The fact that Medicare is relatively effective at controlling most patient-related costs, while spending far less than private insurers on administration and overhead, underlies the argument for simply expanding the program to include everyone and, in effect, creating a single-payer system. This has been the path followed by a number of other advanced countries — all of which spend far less on health care than the United States and typically have better outcomes according to metrics like life expectancy and infant mortality.
Ford also sees the need for investment in education, infrastructure, and the social safety net; for the expansion of the Earned Income Tax Credit; and for more taxing of capital versus the taxing of labor.
Don’t think he just puts forward good ideas and then skedaddles — he also attacks conservatard idiocy:
The premise that even modestly higher marginal tax rates on top incomes will somehow destroy the impetus for entrepreneurship and investment is simply unsupportable. The fact that both Apple and Microsoft were founded in the mid-1970s — a period when the top tax bracket stood at 70 percent — offers pretty good evidence that entrepreneurs don’t spend a lot of time worrying about top tax rates.
And as usual, he pulls his main topic back in:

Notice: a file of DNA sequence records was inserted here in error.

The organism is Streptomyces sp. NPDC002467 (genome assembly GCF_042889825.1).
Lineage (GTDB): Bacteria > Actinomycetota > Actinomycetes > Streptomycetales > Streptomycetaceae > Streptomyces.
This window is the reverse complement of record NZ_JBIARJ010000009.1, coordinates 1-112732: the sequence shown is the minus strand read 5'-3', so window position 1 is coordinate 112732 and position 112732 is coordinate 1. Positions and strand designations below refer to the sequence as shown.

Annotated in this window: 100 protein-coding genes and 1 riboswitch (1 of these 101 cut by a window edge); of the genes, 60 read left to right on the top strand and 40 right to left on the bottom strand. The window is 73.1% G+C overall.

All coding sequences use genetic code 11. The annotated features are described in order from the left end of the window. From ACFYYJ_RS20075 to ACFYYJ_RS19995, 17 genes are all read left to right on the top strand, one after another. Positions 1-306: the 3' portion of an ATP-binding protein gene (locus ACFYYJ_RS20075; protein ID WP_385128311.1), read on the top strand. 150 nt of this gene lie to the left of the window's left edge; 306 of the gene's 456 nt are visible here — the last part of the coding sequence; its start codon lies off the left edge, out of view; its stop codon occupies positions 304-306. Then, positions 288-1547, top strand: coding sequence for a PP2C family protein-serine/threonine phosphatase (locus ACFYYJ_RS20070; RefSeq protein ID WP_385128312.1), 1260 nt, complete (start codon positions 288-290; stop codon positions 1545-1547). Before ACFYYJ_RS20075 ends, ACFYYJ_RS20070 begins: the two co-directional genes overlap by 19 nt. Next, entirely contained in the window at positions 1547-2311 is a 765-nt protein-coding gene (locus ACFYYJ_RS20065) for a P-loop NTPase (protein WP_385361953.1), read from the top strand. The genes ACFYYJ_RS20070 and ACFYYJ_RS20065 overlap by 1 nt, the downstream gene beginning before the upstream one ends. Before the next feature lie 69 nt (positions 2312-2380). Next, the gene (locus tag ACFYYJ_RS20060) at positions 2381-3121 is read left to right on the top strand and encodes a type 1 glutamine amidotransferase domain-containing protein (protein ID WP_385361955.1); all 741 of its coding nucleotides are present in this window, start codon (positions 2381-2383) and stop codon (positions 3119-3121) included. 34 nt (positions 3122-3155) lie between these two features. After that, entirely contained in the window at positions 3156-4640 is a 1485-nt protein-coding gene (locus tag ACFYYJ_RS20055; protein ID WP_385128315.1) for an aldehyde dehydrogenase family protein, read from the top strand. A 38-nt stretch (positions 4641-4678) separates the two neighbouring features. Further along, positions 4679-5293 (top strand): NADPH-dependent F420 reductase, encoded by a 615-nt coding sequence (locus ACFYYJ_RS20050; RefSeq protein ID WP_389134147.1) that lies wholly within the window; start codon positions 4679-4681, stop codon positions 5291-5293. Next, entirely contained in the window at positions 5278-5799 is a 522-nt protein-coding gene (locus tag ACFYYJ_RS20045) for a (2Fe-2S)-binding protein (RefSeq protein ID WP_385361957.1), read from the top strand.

Likewise, at the bottom, the motivation to work certainly matters, but in a country as wealthy as the United States, perhaps that incentive does not need to be so extreme as to elicit the specters of homelessness and destitution. Our fear that we will end up with too many people riding in the economic wagon, and too few pulling it, ought to be reassessed as machines prove increasingly capable of doing the pulling.
‘Bots All, Folks
Robots in the home, in the workplace, on the road, in stores, in the skies, in health care facilities — wherever you are, they are coming to get you and the results may not be pretty:
As jobs evaporate and median incomes stagnate — or perhaps even fall — we run the risk that a large and growing fraction of our population will no longer have sufficient discretionary income to continue propelling vibrant demand for the products and services that the economy produces.
How we cope may depend on how efficiently we can eradicate conservatives and how quickly we can stamp out — or at least marginalize — the Republican Party. Otherwise, good and decent people will not only be damning every rightwing nutjob, they’ll also be reduced to shouting “Klaatu barada nikto” at every intrusive ‘bot they encounter.
Rise of the Robots: Technology and the Threat of a Jobless Future by Martin Ford ; Basic Books, Hardback, 352 pages, ISBN 9780465059997, $28.99, 2015.
VIDEO: Excerpt from a BookTV interview with Martin Ford —